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Car still rules city access

DESPITE a WA Government plan to spend nearly $1.8 billion on

public transport, it is likely the car will still be king when it comes to getting into the CBD.

The Government is proposing suburban rail extensions south from Perth to Jandakot, Rocking-ham and Mandurah and north from Currambine to Clarkson and Butler worth about $1 billion.

It also intends to construct new and better public transport stops including Park’n’Ride stations worth about $68 million and improve weekend and night bus services.

New high-speed bus routes worth about $16 million are planned, as are transitways to provide high-speed bus travel on major routes worth about $280 million.

The bus fleet is to be completely replaced with new low-floor, airconditioned buses worth about $300 million, and a further 190 new buses worth about $75 million purchased.

Aa assumption of the Perth parking policy, which describes how parking will be handled in the CBD, West Perth and East Perth, is continued reliance on private cars.

About 80,000 people come to the city during the working week – about two-thirds by private car.

The parking policy is designed to improve pedestrian and short-stay access to key areas of the city such as the CBD and, in particular, the main shopping precincts.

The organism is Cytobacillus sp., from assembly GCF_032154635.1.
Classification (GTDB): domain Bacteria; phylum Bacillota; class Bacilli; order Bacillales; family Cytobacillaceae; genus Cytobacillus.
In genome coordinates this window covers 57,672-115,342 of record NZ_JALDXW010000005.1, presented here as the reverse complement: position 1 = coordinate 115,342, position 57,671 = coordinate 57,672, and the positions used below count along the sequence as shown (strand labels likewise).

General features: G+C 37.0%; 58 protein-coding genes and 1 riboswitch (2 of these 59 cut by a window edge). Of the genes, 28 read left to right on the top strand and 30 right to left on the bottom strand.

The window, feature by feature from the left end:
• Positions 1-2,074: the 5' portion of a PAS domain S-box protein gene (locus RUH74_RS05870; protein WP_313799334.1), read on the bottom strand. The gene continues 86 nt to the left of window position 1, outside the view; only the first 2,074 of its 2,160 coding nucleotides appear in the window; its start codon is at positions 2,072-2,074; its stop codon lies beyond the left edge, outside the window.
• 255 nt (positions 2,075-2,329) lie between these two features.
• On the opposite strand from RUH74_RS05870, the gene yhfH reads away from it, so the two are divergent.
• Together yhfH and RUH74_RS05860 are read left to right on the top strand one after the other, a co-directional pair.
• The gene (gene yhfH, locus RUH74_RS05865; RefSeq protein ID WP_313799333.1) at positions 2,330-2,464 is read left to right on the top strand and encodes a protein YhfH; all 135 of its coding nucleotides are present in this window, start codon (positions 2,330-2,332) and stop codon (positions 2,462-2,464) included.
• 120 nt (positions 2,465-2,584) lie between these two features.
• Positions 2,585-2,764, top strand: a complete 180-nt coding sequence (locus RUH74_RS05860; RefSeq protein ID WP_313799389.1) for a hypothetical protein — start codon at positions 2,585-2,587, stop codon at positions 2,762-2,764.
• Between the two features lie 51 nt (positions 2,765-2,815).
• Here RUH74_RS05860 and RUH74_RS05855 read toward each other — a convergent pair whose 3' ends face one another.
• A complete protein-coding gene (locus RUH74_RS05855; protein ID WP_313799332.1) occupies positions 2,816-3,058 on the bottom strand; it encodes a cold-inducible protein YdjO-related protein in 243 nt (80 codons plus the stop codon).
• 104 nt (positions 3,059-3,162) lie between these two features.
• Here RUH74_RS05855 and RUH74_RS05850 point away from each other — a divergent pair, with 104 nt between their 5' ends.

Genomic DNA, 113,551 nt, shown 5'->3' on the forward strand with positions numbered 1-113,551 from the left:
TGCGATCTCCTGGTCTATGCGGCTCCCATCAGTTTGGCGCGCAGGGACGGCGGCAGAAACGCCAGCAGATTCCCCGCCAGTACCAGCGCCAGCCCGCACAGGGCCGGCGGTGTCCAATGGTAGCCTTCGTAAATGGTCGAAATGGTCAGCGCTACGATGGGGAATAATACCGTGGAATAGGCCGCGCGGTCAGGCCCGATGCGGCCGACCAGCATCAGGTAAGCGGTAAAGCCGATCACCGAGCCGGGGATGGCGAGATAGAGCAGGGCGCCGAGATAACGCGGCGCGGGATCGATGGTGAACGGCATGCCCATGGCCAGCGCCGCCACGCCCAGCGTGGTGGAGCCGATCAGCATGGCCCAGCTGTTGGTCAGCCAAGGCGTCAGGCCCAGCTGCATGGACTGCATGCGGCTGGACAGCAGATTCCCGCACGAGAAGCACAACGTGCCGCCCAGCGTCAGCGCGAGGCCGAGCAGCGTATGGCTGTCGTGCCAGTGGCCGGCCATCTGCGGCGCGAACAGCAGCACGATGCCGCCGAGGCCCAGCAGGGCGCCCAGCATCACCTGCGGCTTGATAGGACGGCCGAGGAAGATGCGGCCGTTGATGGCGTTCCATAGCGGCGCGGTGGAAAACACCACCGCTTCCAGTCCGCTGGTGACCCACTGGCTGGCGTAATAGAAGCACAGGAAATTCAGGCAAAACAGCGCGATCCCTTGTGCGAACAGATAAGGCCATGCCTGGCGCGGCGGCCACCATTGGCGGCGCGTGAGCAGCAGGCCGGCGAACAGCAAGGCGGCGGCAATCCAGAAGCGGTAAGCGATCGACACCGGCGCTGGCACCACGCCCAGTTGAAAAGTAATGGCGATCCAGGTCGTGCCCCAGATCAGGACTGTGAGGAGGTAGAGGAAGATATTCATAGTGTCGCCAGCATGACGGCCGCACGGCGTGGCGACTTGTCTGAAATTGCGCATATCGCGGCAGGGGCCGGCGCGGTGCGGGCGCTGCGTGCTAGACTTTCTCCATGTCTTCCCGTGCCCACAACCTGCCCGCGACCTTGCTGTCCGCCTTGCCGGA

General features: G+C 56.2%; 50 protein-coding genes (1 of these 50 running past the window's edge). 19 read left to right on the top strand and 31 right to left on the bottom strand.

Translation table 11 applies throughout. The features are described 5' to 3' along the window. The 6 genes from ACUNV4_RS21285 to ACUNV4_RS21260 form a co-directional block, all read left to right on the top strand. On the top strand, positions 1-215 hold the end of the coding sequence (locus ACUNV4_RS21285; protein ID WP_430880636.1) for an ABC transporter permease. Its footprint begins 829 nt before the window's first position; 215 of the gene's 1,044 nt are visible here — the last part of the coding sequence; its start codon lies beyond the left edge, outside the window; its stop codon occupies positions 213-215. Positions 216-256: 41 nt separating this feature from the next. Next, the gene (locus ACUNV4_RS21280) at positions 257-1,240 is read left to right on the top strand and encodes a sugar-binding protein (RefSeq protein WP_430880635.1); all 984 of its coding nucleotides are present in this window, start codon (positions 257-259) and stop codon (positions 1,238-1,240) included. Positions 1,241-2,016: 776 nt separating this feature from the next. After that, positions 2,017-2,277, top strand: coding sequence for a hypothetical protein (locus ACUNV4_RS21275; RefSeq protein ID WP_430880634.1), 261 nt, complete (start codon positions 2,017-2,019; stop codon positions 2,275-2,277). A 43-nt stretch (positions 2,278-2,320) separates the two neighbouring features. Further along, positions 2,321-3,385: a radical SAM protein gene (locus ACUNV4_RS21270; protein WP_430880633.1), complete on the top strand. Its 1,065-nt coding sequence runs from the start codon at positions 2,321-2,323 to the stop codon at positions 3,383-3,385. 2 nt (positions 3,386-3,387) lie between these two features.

Both the Perth City Council and Transport WA agree any new long-term parking facilities will be based on the city’s outskirts.

Transport WA manager travel demand Bruce James said short-term parking was what made a city work.

The parking policy also involved a licence fee of $70 per year for each non-residential private parking bay with exemptions for businesses with fewer than five car bays.

Public parking facilities, such as those operated by the PCC and Wilsons, have paid a per-bay licence fee since 1980.

In the year since the licence fee has been in place, $3.25 million has been raised.

The funds are to be directed to improving the free transit zone system within the city and the CAT bus services.

According to Transport WA’s Metropolitan Land Transport report, Perth will remain car dependent unless it becomes a more compact city with less outer suburban development and greater focus on revitalising regional centres and inner suburban areas.

The report also cites the need to significantly improve the public transport system and provide better walking and cycling opportunities.

It also identified the need for Perth residents alter their lifestyle and transport decisions towards more public transport, walking and cycling.

The Government plans to spend about $90 million on the Perth bicycle network and another $27 million on the TravelSmart information program to help people use the intermodal transport system more effectively.

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